Location: Emerging Pests and Pathogens ResearchTitle: Response of pale swallowwort (Vincetoxicum rossicum) to multiple years of mowing
Submitted to: Invasive Plant Science and Management
Publication Type: Peer Reviewed Journal
Publication Acceptance Date: 8/20/2019
Publication Date: 8/28/2019
Citation: Biazzo, J., Milbrath, L.R. 2019. Response of pale swallowwort (Vincetoxicum rossicum) to multiple years of mowing. Invasive Plant Science and Management. 12(3). https://doi.org/10.1017/inp.2019.22.
Interpretive Summary: Pale and black swallow-wort are European viney milkweeds that have become invasive in eastern North America. We evaluated different frequencies of mowing over six years in a high-density stand of pale swallow-wort for their impact on plant densities, cover, and reproduction. Seed production was eliminated in all years of the study with three mowings per season. Stem and root crown densities of pale swallow-wort were also reduced, especially larger-sized individuals, but only after at least 3-5 years of repeated mowing. Declines in pale swallow-wort cover were offset by increases in cover of other broad-leaf plants, although these were likely non-native species. Results for six mowings per season did not differ from three mowings. Mowing three times on a monthly basis each season is recommended to prevent seed production, but it will take several years of such mowing to reduce, but not eliminate, existing stands of pale swallow-wort.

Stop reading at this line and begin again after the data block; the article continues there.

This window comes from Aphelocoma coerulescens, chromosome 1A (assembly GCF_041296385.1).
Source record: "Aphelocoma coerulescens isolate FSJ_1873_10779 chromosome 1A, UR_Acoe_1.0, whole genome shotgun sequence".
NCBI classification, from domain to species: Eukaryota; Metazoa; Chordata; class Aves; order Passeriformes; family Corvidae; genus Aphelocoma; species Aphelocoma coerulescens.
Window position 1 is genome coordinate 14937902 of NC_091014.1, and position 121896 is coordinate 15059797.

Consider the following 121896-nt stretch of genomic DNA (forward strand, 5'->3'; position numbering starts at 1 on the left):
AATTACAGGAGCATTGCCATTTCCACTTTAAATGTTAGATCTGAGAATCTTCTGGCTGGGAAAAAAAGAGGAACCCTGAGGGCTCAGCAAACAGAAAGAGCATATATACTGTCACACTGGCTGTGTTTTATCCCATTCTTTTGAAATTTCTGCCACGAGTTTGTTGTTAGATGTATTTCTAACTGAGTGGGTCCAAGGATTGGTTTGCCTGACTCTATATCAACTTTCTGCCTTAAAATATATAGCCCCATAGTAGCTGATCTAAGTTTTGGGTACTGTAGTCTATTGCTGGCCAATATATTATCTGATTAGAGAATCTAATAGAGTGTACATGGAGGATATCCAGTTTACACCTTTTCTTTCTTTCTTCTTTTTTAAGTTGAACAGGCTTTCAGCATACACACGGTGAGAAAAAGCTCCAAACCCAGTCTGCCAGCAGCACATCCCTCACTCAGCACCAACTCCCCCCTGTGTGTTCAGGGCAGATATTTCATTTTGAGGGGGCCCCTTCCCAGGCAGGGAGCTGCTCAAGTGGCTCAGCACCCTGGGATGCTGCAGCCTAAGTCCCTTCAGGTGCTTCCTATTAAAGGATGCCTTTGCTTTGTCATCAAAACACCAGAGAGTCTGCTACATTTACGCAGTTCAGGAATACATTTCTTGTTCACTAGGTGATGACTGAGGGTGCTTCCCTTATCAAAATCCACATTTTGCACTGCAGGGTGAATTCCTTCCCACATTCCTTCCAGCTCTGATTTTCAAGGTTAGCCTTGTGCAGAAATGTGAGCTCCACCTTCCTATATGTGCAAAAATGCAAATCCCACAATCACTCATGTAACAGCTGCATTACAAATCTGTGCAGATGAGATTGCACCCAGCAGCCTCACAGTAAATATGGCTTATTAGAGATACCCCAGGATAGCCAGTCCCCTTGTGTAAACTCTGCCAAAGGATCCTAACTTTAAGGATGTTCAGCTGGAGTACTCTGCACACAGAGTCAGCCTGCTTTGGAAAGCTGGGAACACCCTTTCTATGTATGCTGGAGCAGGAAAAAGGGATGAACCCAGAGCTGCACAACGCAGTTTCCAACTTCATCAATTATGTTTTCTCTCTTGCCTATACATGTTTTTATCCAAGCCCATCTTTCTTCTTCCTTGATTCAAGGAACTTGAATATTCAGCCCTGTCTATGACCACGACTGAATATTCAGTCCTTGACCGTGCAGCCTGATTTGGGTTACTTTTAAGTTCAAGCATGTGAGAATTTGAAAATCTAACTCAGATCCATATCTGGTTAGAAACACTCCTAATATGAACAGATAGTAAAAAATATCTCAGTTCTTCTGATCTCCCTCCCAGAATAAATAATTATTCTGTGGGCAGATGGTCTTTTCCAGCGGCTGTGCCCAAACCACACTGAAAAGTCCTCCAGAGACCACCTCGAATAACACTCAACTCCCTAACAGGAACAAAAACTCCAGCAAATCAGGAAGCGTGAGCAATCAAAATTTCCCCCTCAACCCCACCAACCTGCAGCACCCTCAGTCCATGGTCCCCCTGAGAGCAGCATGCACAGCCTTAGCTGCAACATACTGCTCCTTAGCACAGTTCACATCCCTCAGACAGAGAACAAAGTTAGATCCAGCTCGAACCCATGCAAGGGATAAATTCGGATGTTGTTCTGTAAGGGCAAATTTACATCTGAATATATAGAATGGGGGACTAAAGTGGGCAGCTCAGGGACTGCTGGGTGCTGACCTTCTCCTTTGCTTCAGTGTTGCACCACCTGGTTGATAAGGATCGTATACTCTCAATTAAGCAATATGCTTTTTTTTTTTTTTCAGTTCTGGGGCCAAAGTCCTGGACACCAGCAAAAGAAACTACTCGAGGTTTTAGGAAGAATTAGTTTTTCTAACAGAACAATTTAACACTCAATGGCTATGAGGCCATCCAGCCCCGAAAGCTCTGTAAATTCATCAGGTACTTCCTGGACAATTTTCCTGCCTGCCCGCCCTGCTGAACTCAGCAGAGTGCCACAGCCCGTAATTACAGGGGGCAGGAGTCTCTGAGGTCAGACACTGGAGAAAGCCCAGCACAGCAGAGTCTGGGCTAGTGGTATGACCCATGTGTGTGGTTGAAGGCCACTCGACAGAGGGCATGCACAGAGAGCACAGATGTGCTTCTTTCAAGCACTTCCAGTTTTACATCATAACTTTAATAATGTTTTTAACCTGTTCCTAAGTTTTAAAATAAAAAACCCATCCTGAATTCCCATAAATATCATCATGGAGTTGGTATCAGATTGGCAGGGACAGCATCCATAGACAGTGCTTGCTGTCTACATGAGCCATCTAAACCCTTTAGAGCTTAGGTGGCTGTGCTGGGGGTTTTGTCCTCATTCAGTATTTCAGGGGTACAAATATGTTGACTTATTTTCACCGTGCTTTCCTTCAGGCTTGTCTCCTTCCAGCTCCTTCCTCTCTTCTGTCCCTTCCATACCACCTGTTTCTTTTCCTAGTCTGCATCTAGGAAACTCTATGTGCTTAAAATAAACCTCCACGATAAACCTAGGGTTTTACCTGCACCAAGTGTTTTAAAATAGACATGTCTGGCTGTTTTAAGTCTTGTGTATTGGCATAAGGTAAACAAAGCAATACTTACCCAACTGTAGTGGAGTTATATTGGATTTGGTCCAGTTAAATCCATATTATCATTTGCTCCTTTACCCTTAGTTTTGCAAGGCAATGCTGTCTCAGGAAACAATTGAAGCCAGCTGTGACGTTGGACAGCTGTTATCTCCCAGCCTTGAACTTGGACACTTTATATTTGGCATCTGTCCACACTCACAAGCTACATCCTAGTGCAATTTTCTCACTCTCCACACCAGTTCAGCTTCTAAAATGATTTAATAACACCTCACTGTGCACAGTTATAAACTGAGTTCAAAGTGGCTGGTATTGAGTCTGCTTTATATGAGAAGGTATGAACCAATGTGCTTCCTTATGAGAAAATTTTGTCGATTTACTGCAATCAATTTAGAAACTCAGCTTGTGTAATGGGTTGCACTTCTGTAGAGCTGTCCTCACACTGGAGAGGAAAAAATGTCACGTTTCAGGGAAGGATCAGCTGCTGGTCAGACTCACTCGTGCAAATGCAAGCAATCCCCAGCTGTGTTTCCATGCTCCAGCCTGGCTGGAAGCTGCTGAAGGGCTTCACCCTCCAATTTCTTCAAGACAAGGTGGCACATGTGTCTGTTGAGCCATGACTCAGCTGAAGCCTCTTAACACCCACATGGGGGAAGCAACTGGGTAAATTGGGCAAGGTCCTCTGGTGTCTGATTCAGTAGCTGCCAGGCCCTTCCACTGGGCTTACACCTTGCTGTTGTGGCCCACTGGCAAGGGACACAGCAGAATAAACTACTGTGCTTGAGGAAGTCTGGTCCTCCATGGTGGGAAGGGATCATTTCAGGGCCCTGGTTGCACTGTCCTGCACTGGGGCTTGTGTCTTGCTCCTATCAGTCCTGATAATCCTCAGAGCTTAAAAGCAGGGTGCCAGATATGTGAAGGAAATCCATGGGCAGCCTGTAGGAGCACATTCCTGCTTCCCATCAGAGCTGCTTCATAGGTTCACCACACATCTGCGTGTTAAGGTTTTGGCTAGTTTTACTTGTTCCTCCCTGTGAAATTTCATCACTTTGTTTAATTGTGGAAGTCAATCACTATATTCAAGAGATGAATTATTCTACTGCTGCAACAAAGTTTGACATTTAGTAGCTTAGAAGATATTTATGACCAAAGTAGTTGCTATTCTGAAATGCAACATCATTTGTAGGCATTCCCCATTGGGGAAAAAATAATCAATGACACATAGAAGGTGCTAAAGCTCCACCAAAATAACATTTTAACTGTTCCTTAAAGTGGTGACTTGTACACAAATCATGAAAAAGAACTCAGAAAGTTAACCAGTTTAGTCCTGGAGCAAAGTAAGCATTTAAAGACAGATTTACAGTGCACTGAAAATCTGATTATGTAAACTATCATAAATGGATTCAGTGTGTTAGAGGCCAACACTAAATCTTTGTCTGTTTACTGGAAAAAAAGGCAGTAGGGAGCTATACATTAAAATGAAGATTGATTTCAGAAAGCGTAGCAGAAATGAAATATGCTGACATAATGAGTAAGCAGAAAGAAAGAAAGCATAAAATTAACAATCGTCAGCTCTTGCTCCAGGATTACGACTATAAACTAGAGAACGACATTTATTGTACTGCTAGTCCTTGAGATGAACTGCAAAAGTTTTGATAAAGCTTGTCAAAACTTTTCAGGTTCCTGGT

Technical Abstract: Vincetoxicum rossicum (Kleopow) Barb., as well as its congener V. nigrum (L.) Moench, is a European viney milkweed that has become increasingly invasive in natural areas and perennial cropping systems in the northeastern United States and southeastern Canada. Previous studies of mechanical control have generally shown little efficacy although the studies were only one to two years in duration or were not conducted with naturally-occurring field populations. We assessed the effect of six seasons of mowing (0, 3, or 6 times per season on a calendar basis at 8 cm above the soil level) on stem and root crown densities, cover and follicle production of V. rossicum. Percent cover of other vegetation was also measured. Significant reductions in stem and crown densities as well as percent cover of V. rossicum generally did not occur until after 3, but more likely 5, years of mowing, and did not differ between mowing three or six times per season. In turn, the cover of other broad-leaf plants increased, although these were likely non-native species. Follicle production was eliminated in all years of the study as well. Mowing three times on a monthly basis each season should immediately prevent any seed production but will take several years to reduce, but not eliminate, existing stands of V. rossicum.